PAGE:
My nephew Casey

As he jumped into my lap to give me a hug and a kiss, my nephew Casey brought with him his constant companion, an invisible parcel of permanent baggage, that is to say, his curiousity.

At the tender age of three, Casey possesses the ability to pose a question that will thwart even the most proliferate of armchair philosophers. On this particular occasion, he asked something that merits a genuine answer, not just a trite, pat response to satisfiy a momentary quandry.

He hugged me, gave me a kiss, and I returning the affection said, “I love you, Casey.” And instead of reflexively responding, “I love you, too.” or even ignoring it, Casey paused, and with a look of pained comtemplation dominating his face said, “Why do you love me?”

Momentarily stunned by the query, I Iaughed, more or less to buy time and to see if he intended to pursue this line of questioning. And Casey, calling my bluff, looked at me with the same intensity that perhaps drives most monks or triatheletes and asked again, “Why do you love me?”

Now he had me on my heels, I felt like saying, “because you are so darn cute,” but even I could see the shallowness of that and groping for more perservering qualities, I doubt I ever provided a satisfactory answer. The critical point, however, as a friend pointed out to me, is the remarkable ability that this miniature sage has to cut to the heart of the matter.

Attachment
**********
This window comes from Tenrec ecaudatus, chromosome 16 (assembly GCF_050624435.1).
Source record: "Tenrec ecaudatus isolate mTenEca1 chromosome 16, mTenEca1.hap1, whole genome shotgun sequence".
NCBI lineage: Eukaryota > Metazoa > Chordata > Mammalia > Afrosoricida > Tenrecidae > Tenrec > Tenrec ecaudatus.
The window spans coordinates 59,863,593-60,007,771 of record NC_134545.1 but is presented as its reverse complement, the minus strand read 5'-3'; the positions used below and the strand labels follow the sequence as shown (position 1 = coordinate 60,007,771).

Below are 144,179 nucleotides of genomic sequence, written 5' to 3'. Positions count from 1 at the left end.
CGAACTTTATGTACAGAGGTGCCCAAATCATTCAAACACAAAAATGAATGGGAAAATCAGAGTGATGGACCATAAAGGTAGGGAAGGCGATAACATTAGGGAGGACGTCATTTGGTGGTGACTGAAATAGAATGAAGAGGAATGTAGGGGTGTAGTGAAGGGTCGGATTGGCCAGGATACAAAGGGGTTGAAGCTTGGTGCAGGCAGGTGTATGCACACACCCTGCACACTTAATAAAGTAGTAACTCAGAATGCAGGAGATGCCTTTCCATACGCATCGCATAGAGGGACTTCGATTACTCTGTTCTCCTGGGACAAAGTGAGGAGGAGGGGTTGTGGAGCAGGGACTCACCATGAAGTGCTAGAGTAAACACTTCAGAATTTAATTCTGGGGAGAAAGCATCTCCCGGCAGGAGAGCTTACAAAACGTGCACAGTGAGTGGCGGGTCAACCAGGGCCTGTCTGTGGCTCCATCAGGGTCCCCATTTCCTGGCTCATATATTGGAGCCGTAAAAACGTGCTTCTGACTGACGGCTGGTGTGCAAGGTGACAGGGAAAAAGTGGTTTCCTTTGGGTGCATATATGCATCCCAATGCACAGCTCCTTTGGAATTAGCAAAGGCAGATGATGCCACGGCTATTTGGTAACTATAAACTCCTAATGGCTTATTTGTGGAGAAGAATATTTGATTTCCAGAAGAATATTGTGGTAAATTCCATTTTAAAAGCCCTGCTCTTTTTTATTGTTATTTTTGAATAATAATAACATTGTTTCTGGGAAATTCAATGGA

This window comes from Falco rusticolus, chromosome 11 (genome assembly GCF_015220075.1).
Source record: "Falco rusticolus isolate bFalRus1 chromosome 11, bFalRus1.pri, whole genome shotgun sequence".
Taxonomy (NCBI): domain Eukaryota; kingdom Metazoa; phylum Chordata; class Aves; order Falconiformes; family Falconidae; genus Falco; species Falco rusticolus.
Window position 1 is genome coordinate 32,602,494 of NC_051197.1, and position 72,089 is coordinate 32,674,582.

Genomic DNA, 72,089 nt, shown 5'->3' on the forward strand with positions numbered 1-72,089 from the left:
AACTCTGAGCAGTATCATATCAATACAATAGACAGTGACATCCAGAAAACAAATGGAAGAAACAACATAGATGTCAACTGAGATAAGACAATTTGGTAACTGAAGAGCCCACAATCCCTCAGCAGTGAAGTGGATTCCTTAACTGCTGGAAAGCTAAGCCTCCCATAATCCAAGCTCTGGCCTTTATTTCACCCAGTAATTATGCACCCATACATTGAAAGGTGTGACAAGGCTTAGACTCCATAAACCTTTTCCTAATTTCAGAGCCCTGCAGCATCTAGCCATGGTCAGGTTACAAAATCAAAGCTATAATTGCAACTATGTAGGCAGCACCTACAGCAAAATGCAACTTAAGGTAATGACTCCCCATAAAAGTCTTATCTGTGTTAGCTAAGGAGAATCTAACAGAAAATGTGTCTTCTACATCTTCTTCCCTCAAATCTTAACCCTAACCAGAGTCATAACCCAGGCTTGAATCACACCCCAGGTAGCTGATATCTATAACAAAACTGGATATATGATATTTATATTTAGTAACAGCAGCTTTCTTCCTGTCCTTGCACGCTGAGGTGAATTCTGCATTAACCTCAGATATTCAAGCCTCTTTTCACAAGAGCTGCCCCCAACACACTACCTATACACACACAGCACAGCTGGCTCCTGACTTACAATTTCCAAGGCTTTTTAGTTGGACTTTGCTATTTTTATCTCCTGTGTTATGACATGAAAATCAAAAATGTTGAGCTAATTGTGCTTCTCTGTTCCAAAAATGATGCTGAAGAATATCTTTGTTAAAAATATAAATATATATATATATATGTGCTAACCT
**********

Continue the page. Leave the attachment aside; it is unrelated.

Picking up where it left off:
After all, I often say [and many times even believe] that the things that matter in this life have to do with other people; that our legacy is not forged in acquisition, fortune or conquest, but rather our dealings with those around us. We will be remembered, if at all, not for our having reached the top, but for how we dealt with those we encountered along the way.

In his simplistic, loving, three-year old, Power Ranger-idolizing way, Casey seems to have a grasp of this. And as such, may have hold of one thing that will make his time on this earth worthwhile, and yes, perhaps even memorable.

Then again, this is the same kid to once ate a booger and said, “Umm, good.”